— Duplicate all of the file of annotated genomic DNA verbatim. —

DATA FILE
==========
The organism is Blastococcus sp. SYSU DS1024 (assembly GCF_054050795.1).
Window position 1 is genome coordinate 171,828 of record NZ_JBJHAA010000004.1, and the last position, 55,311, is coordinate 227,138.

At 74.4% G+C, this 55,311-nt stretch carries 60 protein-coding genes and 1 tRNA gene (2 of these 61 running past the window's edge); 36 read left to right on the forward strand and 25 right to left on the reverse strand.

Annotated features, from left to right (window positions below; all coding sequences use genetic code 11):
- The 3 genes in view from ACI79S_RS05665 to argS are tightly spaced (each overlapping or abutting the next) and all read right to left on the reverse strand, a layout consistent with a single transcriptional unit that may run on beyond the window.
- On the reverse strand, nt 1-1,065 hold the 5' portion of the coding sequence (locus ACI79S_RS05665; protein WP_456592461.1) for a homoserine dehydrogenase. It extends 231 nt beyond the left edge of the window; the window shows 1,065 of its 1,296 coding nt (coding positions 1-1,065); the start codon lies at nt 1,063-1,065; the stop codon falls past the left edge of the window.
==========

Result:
The organism is Blastococcus sp. SYSU DS1024 (assembly GCF_054050795.1).
Window position 1 is genome coordinate 171,828 of record NZ_JBJHAA010000004.1, and the last position, 55,311, is coordinate 227,138.

At 74.4% G+C, this 55,311-nt stretch carries 60 protein-coding genes and 1 tRNA gene (2 of these 61 running past the window's edge); 36 read left to right on the forward strand and 25 right to left on the reverse strand.

Annotated features, from left to right (window positions below; all coding sequences use genetic code 11):
- The 3 genes in view from ACI79S_RS05665 to argS are tightly spaced (each overlapping or abutting the next) and all read right to left on the reverse strand, a layout consistent with a single transcriptional unit that may run on beyond the window.
- On the reverse strand, nt 1-1,065 hold the 5' portion of the coding sequence (locus ACI79S_RS05665; protein WP_456592461.1) for a homoserine dehydrogenase. It extends 231 nt beyond the left edge of the window; the window shows 1,065 of its 1,296 coding nt (coding positions 1-1,065); the start codon lies at nt 1,063-1,065; the stop codon falls past the left edge of the window.